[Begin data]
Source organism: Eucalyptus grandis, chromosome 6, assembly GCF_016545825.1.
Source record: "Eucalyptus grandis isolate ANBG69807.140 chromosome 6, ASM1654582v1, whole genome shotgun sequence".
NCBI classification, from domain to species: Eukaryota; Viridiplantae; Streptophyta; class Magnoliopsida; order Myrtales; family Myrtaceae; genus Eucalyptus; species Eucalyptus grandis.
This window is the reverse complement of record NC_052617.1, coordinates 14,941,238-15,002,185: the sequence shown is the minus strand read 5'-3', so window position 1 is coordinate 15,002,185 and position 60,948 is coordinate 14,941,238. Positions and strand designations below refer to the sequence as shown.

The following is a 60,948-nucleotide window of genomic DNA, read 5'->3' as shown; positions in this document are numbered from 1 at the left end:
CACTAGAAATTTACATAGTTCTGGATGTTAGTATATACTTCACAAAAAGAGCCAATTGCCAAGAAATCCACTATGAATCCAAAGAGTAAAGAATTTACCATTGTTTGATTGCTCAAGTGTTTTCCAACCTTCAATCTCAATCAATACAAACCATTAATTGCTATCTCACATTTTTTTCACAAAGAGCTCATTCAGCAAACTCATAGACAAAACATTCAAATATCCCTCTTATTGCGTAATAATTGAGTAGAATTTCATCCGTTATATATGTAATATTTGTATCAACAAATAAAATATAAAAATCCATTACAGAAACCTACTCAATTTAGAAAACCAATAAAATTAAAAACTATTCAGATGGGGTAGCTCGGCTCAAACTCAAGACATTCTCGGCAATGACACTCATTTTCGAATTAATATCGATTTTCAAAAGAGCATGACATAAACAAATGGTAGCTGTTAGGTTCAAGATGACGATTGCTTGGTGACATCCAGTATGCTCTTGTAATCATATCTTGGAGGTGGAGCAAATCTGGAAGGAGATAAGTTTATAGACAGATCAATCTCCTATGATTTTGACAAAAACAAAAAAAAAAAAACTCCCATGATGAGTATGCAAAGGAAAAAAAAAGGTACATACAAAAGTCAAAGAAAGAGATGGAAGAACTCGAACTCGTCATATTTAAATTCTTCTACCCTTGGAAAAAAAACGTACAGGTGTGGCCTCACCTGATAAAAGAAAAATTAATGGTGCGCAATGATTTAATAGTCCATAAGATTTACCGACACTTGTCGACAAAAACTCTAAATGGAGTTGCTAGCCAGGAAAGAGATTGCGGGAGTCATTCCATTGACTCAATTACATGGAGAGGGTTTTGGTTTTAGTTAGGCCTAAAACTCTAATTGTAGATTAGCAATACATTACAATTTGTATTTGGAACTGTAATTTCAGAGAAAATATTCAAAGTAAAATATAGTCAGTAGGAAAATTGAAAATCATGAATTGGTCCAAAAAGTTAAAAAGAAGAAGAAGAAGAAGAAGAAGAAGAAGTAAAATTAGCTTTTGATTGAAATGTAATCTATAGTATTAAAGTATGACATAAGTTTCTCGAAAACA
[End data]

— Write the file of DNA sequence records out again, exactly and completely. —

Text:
Source organism: Eucalyptus grandis, chromosome 6, assembly GCF_016545825.1.
Source record: "Eucalyptus grandis isolate ANBG69807.140 chromosome 6, ASM1654582v1, whole genome shotgun sequence".
NCBI classification, from domain to species: Eukaryota; Viridiplantae; Streptophyta; class Magnoliopsida; order Myrtales; family Myrtaceae; genus Eucalyptus; species Eucalyptus grandis.
This window is the reverse complement of record NC_052617.1, coordinates 14,941,238-15,002,185: the sequence shown is the minus strand read 5'-3', so window position 1 is coordinate 15,002,185 and position 60,948 is coordinate 14,941,238. Positions and strand designations below refer to the sequence as shown.

The following is a 60,948-nucleotide window of genomic DNA, read 5'->3' as shown; positions in this document are numbered from 1 at the left end:
CACTAGAAATTTACATAGTTCTGGATGTTAGTATATACTTCACAAAAAGAGCCAATTGCCAAGAAATCCACTATGAATCCAAAGAGTAAAGAATTTACCATTGTTTGATTGCTCAAGTGTTTTCCAACCTTCAATCTCAATCAATACAAACCATTAATTGCTATCTCACATTTTTTTCACAAAGAGCTCATTCAGCAAACTCATAGACAAAACATTCAAATATCCCTCTTATTGCGTAATAATTGAGTAGAATTTCATCCGTTATATATGTAATATTTGTATCAACAAATAAAATATAAAAATCCATTACAGAAACCTACTCAATTTAGAAAACCAATAAAATTAAAAACTATTCAGATGGGGTAGCTCGGCTCAAACTCAAGACATTCTCGGCAATGACACTCATTTTCGAATTAATATCGATTTTCAAAAGAGCATGACATAAACAAATGGTAGCTGTTAGGTTCAAGATGACGATTGCTTGGTGACATCCAGTATGCTCTTGTAATCATATCTTGGAGGTGGAGCAAATCTGGAAGGAGATAAGTTTATAGACAGATCAATCTCCTATGATTTTGACAAAAACAAAAAAAAAAAAACTCCCATGATGAGTATGCAAAGGAAAAAAAAAGGTACATACAAAAGTCAAAGAAAGAGATGGAAGAACTCGAACTCGTCATATTTAAATTCTTCTACCCTTGGAAAAAAAACGTACAGGTGTGGCCTCACCTGATAAAAGAAAAATTAATGGTGCGCAATGATTTAATAGTCCATAAGATTTACCGACACTTGTCGACAAAAACTCTAAATGGAGTTGCTAGCCAGGAAAGAGATTGCGGGAGTCATTCCATTGACTCAATTACATGGAGAGGGTTTTGGTTTTAGTTAGGCCTAAAACTCTAATTGTAGATTAGCAATACATTACAATTTGTATTTGGAACTGTAATTTCAGAGAAAATATTCAAAGTAAAATATAGTCAGTAGGAAAATTGAAAATCATGAATTGGTCCAAAAAGTTAAAAAGAAGAAGAAGAAGAAGAAGAAGAAGAAGTAAAATTAGCTTTTGATTGAAATGTAATCTATAGTATTAAAGTATGACATAAGTTTCTCGAAAACA